Southern & Jewish
Southern & Jewish celebrates the stories, people, and experiences – past and present – of Jewish life in the American South. Hosted by the Goldring/Woldenberg Institute of Southern Jewish Life, posts come from educators, students, rabbis, parents, artists, and many other “visitors-to and daily-livers-of” the Southern Jewish experience. From road trips to recipes to reflections, we’ll explore a little bit of everything – well, at least all things Southern and/or Jewish. Shalom, y’all!
There’s something prominently displayed at the Mississippi Governor’s mansion: a nativity scene. Seeing it recently took me by surprise.
When I asked my friends about this, they laughed and reminded me that I was not in New York anymore. My adopted home of Jackson, Mississippi is smack in the middle of the Bible Belt, and while Jews all across the country feel the December dilemma, it is especially strong in the South.
Hanukkah, historically considered a minor holiday, was embraced more broadly by Jews wanting to fit in with fellow Americans celebrating the holiday season. Menorahs became standard in homes, businesses, and eventually, the public square, particularly in towns with large Jewish populations. It led me to wonder how these public manifestations of Jewish identity came to be, and what that means in a predominately Christian place like Jackson.
Most people don’t realize that the menorah’s public face in America began in 1974. That’s when Lubativch leader Rabbi Menachem M. Schneerson began pressing his local emissaries to erect menorahs in town squares where holiday displays were already present. Liberal Jewish organizations criticized the decision, but Schneerson defended the campaign. Over the next few years, menorahs began springing up in cities and towns across America. The campaign was so successful that by 1979, the Carter administration arranged for a giant menorah to be built on the White House lawn. By 1982, President Ronald Reagan designated the White House menorah as the National Menorah.
Many Jews, loyal to the concept of a separation of church and state, took issue with menorahs being placed alongside Christian symbols in the public square because all religious symbols on government property represented an endorsement of religion and therefore a violation of the Establishment clause of the First Amendment. For them, these public displays of Jewish religious symbols threatened the separation of church and state, a foundational principle that served to protect the religious freedom of the Jewish community. As such, organizations like the American Civil Liberties Union (ACLU), the American Jewish Congress, and the Anti-Defamation League (ADL) fought against them which while the National Jewish Commission On Law And Public Affairs (COLPA), the litigation arm of Agudath Israel, and other Orthodox religious Jewish non-governmental organizations fought to keep them in the public square.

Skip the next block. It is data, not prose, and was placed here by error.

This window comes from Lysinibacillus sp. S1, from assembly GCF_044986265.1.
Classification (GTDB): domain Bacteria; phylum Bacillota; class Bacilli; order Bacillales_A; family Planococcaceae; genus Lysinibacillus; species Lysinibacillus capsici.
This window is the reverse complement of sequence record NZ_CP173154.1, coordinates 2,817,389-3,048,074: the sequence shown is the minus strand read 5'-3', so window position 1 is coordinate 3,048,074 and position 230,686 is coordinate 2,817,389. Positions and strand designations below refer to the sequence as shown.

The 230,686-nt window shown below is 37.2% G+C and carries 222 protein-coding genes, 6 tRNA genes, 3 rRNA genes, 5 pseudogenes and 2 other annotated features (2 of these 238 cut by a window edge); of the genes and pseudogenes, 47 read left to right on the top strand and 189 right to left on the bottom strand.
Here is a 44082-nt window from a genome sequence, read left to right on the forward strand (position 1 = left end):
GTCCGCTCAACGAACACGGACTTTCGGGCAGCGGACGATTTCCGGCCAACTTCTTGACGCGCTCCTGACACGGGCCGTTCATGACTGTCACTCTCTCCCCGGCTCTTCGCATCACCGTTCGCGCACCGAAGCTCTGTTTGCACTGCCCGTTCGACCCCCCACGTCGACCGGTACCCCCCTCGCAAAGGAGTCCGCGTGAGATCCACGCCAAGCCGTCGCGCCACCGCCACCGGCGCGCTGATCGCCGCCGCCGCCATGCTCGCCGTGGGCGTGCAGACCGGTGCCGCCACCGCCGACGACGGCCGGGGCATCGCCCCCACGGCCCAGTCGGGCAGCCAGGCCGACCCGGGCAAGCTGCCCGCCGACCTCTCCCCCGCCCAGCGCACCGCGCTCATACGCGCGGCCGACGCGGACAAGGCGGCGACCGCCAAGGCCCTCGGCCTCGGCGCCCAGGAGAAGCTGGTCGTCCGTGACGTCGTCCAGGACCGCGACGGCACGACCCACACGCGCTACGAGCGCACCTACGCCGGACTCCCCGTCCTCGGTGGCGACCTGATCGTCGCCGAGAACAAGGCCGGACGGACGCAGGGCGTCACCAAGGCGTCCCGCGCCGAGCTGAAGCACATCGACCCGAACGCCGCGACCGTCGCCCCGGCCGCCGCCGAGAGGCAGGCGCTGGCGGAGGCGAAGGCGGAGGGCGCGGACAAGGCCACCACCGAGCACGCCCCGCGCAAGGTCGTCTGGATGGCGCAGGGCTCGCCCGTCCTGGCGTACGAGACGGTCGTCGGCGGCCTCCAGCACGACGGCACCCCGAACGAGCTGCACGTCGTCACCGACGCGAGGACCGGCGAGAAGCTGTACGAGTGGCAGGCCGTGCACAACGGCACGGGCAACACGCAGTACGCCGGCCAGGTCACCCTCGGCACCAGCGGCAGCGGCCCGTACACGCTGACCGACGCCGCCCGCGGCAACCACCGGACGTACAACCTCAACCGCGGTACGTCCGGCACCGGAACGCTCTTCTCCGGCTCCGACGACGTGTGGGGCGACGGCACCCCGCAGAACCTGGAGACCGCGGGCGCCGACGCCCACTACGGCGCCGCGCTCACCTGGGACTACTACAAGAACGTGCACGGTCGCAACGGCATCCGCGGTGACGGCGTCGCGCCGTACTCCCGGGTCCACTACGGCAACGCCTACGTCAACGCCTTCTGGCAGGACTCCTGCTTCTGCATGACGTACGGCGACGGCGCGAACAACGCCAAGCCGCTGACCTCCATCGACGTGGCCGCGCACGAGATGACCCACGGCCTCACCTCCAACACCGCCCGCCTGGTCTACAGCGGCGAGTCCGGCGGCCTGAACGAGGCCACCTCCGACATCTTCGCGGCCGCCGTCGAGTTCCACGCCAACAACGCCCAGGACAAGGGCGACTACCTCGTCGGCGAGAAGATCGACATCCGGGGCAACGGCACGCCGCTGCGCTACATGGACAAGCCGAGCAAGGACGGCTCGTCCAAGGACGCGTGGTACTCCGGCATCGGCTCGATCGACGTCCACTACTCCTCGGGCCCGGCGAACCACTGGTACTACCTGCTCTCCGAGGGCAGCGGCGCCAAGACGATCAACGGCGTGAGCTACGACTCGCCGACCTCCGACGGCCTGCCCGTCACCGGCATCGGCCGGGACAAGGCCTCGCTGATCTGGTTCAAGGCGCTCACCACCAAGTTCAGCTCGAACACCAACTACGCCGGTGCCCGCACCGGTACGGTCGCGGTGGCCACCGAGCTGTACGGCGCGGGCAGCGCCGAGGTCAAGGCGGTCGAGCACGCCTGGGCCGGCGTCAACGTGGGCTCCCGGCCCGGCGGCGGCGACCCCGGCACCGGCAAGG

The battle came to a head in 1989 in County of Alleghany v. ACLU. This case looked at the constitutionality of two holiday displays in downtown Pittsburgh. One was a nativity scene, standing in a very prominent position in the courthouse. The other display was an 18-foot tall Hanukkah menorah donated by a group of Lubavitcher Hasidim accompanied by a 45-foot tall Christmas tree, at the base of which was a sign stating “Salute to Liberty.”
In a splintered decision that included nine separate written opinions, the court determined that the display of a menorah next to a Christmas tree in a public square could be appropriate, holding that the menorah and the Christmas tree were secular symbols, thus making the display compatible with the First Amendment, while the display of the nativity scene inside the courthouse was deemed unconstitutional, because it was a religious symbol. However, for many Jews, the Menorah holds immense religious significance It’s a complicated ruling.
The allowance of menorahs in the public square does potentially open the door for other religious symbols on public grounds. Religious symbols like nativity scenes, particularly in the Bible Belt. By pushing for menorahs displayed in the public square, ultra-Orthodox Jews also paved the way for public displays of other religious groups’ items.
What holiday symbols do you think should be allowed in the public square during the month of December? Is it better to have all, or nothing? How does it make us feel to have some-but-not-all in many public squares?
Don’t feel badly if you are torn; the courts have been as well. Here’s a list of other court cases dealing with public menorah displays. Happy Hanukkah!
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 See Dianne Ashton, Hanukkah in America: A History (New York: NYU Press, 2013).